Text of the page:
Ensuring good air quality safeguards public health. It is an important component of our quality of life.
As a city develops, air pollutants are inevitably produced. Without control measures, increased urbanisation and industrialisation threaten to degrade our air quality. While our air quality is relatively good as compared to major cities, our levels of sulphur dioxide and fine particulate matter, such as PM2.5, remain a concern.
PM2.5 refers to fine air particles that measure less than 2.5 micrometres in diameter. These air particles are often found in dirt, dust and soot, and are dangerous to health because they can lodge deep in our lungs.
Many of our activities can result in air pollution. Our main sources of air pollution are vehicles, power stations and refineries.
To keep our air quality good, we review our air emission standards for industries and vehicles regularly and benchmark ourselves against major cities around the world.
For example, to reduce PM2.5 emissions from diesel vehicles, our main contributor to PM2.5 levels, stricter Euro V emission standards will be mandated for all new diesel motor vehicles from 1 Jan 2014.
MANAGEMENT OF AIR QUALITY IN SINGAPORE
Stringent measures have been put in place to ensure that Singapore maintains good air quality. From the planning stage, such as locating pollutive industries away from residential areas, down to mandating and enforcing strict emission standards, we have been careful to calibrate our air pollution control measures to strike a fine balance between supporting economic development and ensuring a high quality of life. These measures have served Singapore well over the past five decades, as can be seen by our good ambient air quality record.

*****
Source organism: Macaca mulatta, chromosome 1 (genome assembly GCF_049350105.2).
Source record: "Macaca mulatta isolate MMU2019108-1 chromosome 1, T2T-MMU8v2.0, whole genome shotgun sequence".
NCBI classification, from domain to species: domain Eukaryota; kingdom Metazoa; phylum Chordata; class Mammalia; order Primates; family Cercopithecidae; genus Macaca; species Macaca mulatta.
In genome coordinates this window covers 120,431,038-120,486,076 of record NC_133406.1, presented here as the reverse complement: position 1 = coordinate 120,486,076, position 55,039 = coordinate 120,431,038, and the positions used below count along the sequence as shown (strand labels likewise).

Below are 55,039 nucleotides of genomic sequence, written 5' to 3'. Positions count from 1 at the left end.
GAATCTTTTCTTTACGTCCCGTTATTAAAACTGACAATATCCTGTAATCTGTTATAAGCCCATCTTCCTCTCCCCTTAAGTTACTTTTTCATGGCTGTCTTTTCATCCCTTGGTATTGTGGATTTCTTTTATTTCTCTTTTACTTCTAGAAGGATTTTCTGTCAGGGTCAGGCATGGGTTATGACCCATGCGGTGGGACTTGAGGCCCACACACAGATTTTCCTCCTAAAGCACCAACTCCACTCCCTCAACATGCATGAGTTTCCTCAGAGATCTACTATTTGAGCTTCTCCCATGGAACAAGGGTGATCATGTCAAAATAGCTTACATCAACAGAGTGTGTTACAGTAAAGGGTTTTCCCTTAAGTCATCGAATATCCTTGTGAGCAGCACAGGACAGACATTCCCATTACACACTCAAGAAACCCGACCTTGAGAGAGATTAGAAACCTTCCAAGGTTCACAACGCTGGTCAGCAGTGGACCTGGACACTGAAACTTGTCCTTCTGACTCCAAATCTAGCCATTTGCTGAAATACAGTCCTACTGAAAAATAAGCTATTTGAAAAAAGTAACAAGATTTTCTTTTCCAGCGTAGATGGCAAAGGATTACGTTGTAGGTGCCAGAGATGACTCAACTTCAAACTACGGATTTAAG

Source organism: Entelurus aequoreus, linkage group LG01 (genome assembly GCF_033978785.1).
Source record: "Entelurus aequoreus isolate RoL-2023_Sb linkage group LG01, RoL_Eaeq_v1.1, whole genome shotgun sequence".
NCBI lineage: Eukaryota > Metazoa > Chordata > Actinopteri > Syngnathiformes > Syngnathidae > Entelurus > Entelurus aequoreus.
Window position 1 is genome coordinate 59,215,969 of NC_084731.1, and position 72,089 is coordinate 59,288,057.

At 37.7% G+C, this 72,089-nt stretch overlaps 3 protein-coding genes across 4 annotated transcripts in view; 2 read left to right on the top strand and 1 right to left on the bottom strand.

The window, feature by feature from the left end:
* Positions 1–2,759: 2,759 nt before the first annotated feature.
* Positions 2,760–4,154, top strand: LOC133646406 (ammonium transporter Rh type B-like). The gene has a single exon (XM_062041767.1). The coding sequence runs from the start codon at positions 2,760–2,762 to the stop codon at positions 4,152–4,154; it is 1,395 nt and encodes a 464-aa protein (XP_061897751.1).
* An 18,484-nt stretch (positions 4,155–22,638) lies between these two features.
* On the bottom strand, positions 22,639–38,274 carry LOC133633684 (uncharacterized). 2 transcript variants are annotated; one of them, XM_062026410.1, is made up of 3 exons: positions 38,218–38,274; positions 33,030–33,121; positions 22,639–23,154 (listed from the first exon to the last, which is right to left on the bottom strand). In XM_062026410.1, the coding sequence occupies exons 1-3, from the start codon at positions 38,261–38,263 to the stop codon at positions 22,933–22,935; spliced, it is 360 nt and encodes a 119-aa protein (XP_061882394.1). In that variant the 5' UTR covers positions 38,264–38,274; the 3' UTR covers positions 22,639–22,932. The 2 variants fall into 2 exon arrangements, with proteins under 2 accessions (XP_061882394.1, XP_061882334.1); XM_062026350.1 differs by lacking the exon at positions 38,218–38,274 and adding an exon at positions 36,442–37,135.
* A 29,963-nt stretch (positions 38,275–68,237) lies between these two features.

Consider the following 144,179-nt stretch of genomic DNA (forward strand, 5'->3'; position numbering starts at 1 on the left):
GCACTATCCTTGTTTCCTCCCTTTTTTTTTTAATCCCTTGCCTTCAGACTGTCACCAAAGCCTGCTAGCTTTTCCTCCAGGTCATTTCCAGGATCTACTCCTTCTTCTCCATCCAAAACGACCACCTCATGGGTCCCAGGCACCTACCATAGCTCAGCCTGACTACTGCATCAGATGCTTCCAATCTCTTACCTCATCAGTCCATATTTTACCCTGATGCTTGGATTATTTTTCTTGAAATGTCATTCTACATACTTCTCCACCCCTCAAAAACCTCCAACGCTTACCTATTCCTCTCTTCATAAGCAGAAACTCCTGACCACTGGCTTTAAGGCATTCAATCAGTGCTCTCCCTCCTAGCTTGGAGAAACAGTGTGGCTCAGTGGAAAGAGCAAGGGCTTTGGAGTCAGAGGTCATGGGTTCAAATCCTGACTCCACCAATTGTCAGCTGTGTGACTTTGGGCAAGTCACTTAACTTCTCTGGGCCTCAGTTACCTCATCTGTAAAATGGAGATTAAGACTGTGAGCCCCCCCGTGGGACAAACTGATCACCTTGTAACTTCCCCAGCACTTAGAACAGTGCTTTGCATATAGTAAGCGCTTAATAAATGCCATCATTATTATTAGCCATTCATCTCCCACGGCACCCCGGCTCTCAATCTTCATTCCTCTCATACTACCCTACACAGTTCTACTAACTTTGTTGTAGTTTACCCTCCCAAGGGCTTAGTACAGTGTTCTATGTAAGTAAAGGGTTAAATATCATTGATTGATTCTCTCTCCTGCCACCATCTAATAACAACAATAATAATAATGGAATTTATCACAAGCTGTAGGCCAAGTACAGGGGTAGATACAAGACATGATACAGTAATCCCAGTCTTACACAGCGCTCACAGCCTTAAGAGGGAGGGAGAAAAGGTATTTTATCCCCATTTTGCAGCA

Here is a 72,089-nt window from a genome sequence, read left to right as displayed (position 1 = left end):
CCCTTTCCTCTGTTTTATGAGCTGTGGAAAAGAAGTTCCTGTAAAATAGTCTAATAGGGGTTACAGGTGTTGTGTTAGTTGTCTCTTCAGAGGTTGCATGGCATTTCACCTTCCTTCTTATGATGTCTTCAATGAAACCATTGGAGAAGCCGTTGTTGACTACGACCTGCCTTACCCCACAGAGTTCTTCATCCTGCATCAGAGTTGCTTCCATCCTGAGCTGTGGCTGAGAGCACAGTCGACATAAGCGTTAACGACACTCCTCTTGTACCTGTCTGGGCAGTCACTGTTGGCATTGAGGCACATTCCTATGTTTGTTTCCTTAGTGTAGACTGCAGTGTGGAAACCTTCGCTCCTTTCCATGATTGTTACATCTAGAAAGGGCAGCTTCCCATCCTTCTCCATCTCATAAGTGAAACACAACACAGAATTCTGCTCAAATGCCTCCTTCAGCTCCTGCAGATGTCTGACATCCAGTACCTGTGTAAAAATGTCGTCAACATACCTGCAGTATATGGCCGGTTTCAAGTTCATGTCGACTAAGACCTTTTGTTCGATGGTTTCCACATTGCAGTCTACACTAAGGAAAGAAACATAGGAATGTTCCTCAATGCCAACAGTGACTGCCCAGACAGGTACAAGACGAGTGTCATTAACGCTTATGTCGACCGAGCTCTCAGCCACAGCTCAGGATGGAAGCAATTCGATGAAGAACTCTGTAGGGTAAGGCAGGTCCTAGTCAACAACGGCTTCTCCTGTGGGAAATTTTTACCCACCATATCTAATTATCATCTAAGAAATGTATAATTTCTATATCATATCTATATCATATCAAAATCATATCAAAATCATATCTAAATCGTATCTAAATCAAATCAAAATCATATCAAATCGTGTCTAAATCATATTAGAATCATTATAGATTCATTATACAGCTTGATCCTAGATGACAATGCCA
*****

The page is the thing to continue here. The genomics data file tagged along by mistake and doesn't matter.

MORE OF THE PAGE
24-HOUR AIR QUALITY MONITORING NETWORK
The ambient air in Singapore is monitored through a network of air monitoring stations located in different parts of Singapore. The monitoring stations measure concentration levels of particulate matter (PM10), fine particulate matter (PM2.5), sulphur dioxide (SO2), nitrogen dioxide (NO2), ozone (O3), and carbon monoxide (CO). These six pollutant parameters determine the Pollutant Standards Index (PSI).
The state of air quality has an impact on our health and quality of life.
As such, the 24-hour Pollutant Standards Index (PSI) readings of the 5 regions of Singapore are reported every hour on the Haze microsite, and myENV iPhone and Android app. The 24-hour and 1-hour PM2.5, 24-hour PM10, 24-hour SO2, 8-hour CO, 8-hour O3 and 1-hour NO2 concentration levels are also published every hour on the NEA website.
ACHIEVING HIGHER AIR QUALITY STANDARDS
MEWR has adopted the World Health Organisation (WHO) Air Quality Guidelines (AQG) for particulate matter (PM10), nitrogen dioxide (NO2), carbon monoxide (CO) and ozone (O3), and the WHO Interim Targets for fine particulate matter (PM2.5) and sulphur dioxide (SO2), as Singapore’s air quality targets for 2020. To attain these air quality targets by 2020, abatement measures are being implemented to reduce emissions from vehicles and industries.
NEW AIR QUALITY REPORTING SYSTEM
Since August 2012, NEA has been reporting the 24-hour PM2.5 concentration levels alongside the PSI. This was done as the part of the transition to the new air quality reporting system. From 1 April 2014 onwards, the 24-hour PM2.5 concentration levels has been incorporated into the PSI. The PSI now reflects a total of 6 pollutants – sulphur dioxide (SO2), particulate matter (PM10) and fine particulate matter (PM2.5), nitrogen dioxide (NO2), carbon monoxide (CO) and ozone (O3).
Under the new PSI system, the health advisory will be based on the new 24-hour PSI as it now directly takes into account PM2.5.
Previously, health advisories issued by the Government were based on 24-hour PSI and 24-hour PM2.5, whichever was worse. Moreover, the 3-hour PSI is calculated based on PM2.5 concentration levels averaged across three hours. The 1-hour PM2.5 readings, which reflect PM2.5 levels averaged across one hour, is now reported every hour on various NEA-managed platforms.
To learn more about the changes, visit Haze microsite.